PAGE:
- The Washington Times - Friday, October 17, 2014

DENVER—The Colorado Division of Insurance announced Friday a surge in health-care policy cancellations in the wake of Obamacare, just what Democratic candidates in high-profile races didn’t need less than three weeks before Election Day.

In a letter to state Senate Republicans, Colorado insurance commissioner Marguerite Salazar said that more than 22,000 Coloradans received cancellation notices in the last month, and that 192,942 Coloradans will lose their policies at the end of 2015.

That would bring the total number of cancellations in Colorado to more than 550,000 by the time the Affordable Care Act has been fully implemented and non-compliant plans have been phased out. Ten Colorado carriers have opted to continue offering non-compliant plans through 2015, Ms. Salazar said.

The report fueled a fresh barrage of Republican attacks against vulnerable Democrats, starting with Gov. John Hickenlooper and Sen. Mark Udall, both of whom are locked in tight reelection fights. Republican Rep. Cory Gardner issued a statement Friday blasting Mr. Udall’s continued support for Obamacare.

“Coloradans continue to pay the price for Senator Udall’s broken promise,” said Mr. Gardner, who’s challenging the Democratic incumbent. “It’s unfortunate Senator Udall has been so eager to please President Obama that he has forgotten thousands of Coloradans across our state.”

Mr. Udall has previously noted that the vast majority of those receiving cancellation notices have been offered new policies, although critics argue they’re not the same.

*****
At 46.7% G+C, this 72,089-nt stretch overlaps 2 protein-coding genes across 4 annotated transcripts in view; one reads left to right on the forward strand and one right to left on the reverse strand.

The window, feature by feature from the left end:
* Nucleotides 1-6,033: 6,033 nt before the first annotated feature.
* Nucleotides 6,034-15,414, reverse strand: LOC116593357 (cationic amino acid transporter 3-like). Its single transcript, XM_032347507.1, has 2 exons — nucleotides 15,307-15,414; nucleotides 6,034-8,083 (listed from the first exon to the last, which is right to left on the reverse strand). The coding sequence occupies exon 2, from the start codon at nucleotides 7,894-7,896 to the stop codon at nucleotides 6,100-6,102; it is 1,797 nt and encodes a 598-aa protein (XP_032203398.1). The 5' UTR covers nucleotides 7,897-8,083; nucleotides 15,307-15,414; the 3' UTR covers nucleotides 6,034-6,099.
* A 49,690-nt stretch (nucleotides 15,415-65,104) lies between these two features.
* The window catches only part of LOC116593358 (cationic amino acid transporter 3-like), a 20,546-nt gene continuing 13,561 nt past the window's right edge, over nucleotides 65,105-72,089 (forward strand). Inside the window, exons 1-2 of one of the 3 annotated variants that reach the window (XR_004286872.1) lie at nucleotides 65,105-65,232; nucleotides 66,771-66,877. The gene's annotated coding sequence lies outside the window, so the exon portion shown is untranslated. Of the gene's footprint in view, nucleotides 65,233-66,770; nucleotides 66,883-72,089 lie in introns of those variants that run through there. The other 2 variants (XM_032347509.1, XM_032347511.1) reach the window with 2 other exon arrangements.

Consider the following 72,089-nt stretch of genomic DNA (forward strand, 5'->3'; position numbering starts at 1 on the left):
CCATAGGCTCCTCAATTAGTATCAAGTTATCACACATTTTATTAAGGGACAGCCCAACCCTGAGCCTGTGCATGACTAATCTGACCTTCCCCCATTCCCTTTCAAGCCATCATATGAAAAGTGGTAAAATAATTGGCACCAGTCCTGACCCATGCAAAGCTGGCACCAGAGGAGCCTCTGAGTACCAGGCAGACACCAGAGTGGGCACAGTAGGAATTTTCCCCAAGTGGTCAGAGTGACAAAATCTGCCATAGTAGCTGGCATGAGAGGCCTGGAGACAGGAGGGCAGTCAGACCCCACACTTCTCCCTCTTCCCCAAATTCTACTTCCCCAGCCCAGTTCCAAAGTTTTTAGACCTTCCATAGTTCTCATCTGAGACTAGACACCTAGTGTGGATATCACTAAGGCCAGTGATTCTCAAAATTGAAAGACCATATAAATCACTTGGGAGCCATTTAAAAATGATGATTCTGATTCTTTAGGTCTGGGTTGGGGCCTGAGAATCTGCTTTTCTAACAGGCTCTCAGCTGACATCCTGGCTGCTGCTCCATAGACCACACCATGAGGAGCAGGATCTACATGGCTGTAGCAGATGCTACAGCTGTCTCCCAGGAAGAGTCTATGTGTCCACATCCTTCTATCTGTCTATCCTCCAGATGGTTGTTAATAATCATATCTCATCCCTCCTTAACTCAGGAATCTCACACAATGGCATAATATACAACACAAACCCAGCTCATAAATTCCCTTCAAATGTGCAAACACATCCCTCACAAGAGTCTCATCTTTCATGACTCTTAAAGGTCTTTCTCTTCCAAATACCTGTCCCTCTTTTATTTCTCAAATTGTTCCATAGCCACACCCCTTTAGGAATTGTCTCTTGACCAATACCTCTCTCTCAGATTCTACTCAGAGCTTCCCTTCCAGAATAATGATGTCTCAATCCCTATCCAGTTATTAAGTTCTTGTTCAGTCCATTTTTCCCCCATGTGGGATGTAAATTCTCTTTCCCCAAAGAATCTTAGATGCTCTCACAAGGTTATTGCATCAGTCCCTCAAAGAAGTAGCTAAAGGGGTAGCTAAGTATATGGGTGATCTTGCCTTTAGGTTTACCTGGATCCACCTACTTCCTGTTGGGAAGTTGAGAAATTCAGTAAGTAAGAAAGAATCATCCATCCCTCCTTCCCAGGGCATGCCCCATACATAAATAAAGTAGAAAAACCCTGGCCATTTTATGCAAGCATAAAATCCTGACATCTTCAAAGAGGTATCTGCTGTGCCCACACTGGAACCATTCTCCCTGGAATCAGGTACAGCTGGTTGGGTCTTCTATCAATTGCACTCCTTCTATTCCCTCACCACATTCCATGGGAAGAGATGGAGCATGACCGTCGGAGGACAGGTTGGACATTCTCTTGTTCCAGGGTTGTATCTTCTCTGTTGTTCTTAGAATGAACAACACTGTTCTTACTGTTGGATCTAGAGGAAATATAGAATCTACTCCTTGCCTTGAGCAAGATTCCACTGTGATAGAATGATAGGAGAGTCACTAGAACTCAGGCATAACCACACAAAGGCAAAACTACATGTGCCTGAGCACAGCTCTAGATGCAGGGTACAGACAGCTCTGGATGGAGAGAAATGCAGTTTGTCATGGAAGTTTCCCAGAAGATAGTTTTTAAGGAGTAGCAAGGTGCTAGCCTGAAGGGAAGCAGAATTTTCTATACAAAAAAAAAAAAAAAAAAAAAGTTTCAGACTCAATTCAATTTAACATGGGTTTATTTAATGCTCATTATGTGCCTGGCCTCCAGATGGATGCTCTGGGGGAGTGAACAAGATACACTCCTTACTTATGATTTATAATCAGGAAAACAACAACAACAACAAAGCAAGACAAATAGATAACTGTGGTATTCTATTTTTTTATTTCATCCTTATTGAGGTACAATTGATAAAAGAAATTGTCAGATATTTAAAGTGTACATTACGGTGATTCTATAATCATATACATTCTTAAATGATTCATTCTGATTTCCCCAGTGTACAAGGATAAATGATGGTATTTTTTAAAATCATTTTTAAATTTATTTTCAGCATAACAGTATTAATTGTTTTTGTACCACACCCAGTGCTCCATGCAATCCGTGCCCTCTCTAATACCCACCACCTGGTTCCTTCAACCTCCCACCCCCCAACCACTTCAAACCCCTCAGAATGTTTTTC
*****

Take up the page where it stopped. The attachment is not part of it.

“There’s nobody more upset about the bungled rollout of the health care law than Mark,” Udall campaign spokesman James Owens told Politico. “That’s why he pushed the governor to use the authority to allow folks to keep their plans.”

Mr. Hickenlooper signed into law the bill creating the state-run health-care exchange, but he’s recently tried to distance himself from Obamacare in his race against former Republican Rep. Bob Beauprez. The Beauprez campaign posted video from a recent gubernatorial debate in which Mr. Hickenlooper says, “I’m no big fan of the Affordable Care Act.”

Mr. Hickenlooper went on to say that governors “would rather have [had] that done each state by state.”

Mr. Beauprez issued a statement Friday saying that, “It’s a governor’s job to stand up for Colorado. Sometimes that means saying no to Barack Obama and Washington, D.C.”

“John Hickenlooper’s support for Obamacare has forced many Colorado families to live with fewer choices, higher premiums, and less access to care,” Mr. Beauprez said.

A RAND Corporation report issued earlier this week found that there was “significant confusion and little understanding about Medicaid and private insurance subsidies through Connect for Health Colorado,” the state-run exchange.

Barriers to enrollment included “mistrust” of the system and “unfavorable attitudes toward the individual mandates,” despite the exchange’s $21 million marketing effort.

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